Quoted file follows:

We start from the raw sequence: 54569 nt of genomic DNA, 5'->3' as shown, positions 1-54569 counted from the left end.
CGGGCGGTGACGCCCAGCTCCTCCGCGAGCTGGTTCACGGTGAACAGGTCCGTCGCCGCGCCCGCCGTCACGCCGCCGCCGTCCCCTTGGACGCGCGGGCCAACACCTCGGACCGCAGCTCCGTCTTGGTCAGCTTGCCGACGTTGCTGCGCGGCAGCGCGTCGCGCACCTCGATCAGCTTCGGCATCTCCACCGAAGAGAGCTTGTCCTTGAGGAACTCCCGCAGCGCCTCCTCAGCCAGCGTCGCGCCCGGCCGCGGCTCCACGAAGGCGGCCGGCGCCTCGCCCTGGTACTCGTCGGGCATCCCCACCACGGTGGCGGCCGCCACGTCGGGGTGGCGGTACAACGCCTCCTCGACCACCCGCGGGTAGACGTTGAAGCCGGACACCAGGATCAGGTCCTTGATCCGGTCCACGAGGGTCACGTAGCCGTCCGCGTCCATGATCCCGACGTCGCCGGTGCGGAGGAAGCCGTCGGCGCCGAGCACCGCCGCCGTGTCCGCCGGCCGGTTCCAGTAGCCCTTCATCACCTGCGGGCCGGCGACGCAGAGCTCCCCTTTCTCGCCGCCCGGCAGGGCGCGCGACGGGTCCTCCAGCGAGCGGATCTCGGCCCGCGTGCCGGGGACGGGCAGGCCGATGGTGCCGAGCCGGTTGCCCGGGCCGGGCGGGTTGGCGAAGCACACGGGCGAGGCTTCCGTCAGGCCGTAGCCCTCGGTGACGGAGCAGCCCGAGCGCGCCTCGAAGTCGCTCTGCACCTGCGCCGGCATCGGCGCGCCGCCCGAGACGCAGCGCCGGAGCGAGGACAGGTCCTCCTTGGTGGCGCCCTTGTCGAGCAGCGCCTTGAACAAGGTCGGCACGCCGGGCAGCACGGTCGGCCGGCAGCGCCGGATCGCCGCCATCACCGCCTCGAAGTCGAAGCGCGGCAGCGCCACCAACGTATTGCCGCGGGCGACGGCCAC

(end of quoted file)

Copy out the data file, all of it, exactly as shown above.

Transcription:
We start from the raw sequence: 54569 nt of genomic DNA, 5'->3' as shown, positions 1-54569 counted from the left end.
CGGGCGGTGACGCCCAGCTCCTCCGCGAGCTGGTTCACGGTGAACAGGTCCGTCGCCGCGCCCGCCGTCACGCCGCCGCCGTCCCCTTGGACGCGCGGGCCAACACCTCGGACCGCAGCTCCGTCTTGGTCAGCTTGCCGACGTTGCTGCGCGGCAGCGCGTCGCGCACCTCGATCAGCTTCGGCATCTCCACCGAAGAGAGCTTGTCCTTGAGGAACTCCCGCAGCGCCTCCTCAGCCAGCGTCGCGCCCGGCCGCGGCTCCACGAAGGCGGCCGGCGCCTCGCCCTGGTACTCGTCGGGCATCCCCACCACGGTGGCGGCCGCCACGTCGGGGTGGCGGTACAACGCCTCCTCGACCACCCGCGGGTAGACGTTGAAGCCGGACACCAGGATCAGGTCCTTGATCCGGTCCACGAGGGTCACGTAGCCGTCCGCGTCCATGATCCCGACGTCGCCGGTGCGGAGGAAGCCGTCGGCGCCGAGCACCGCCGCCGTGTCCGCCGGCCGGTTCCAGTAGCCCTTCATCACCTGCGGGCCGGCGACGCAGAGCTCCCCTTTCTCGCCGCCCGGCAGGGCGCGCGACGGGTCCTCCAGCGAGCGGATCTCGGCCCGCGTGCCGGGGACGGGCAGGCCGATGGTGCCGAGCCGGTTGCCCGGGCCGGGCGGGTTGGCGAAGCACACGGGCGAGGCTTCCGTCAGGCCGTAGCCCTCGGTGACGGAGCAGCCCGAGCGCGCCTCGAAGTCGCTCTGCACCTGCGCCGGCATCGGCGCGCCGCCCGAGACGCAGCGCCGGAGCGAGGACAGGTCCTCCTTGGTGGCGCCCTTGTCGAGCAGCGCCTTGAACAAGGTCGGCACGCCGGGCAGCACGGTCGGCCGGCAGCGCCGGATCGCCGCCATCACCGCCTCGAAGTCGAAGCGCGGCAGCGCCACCAACGTATTGCCGCGGGCGACGGCCAC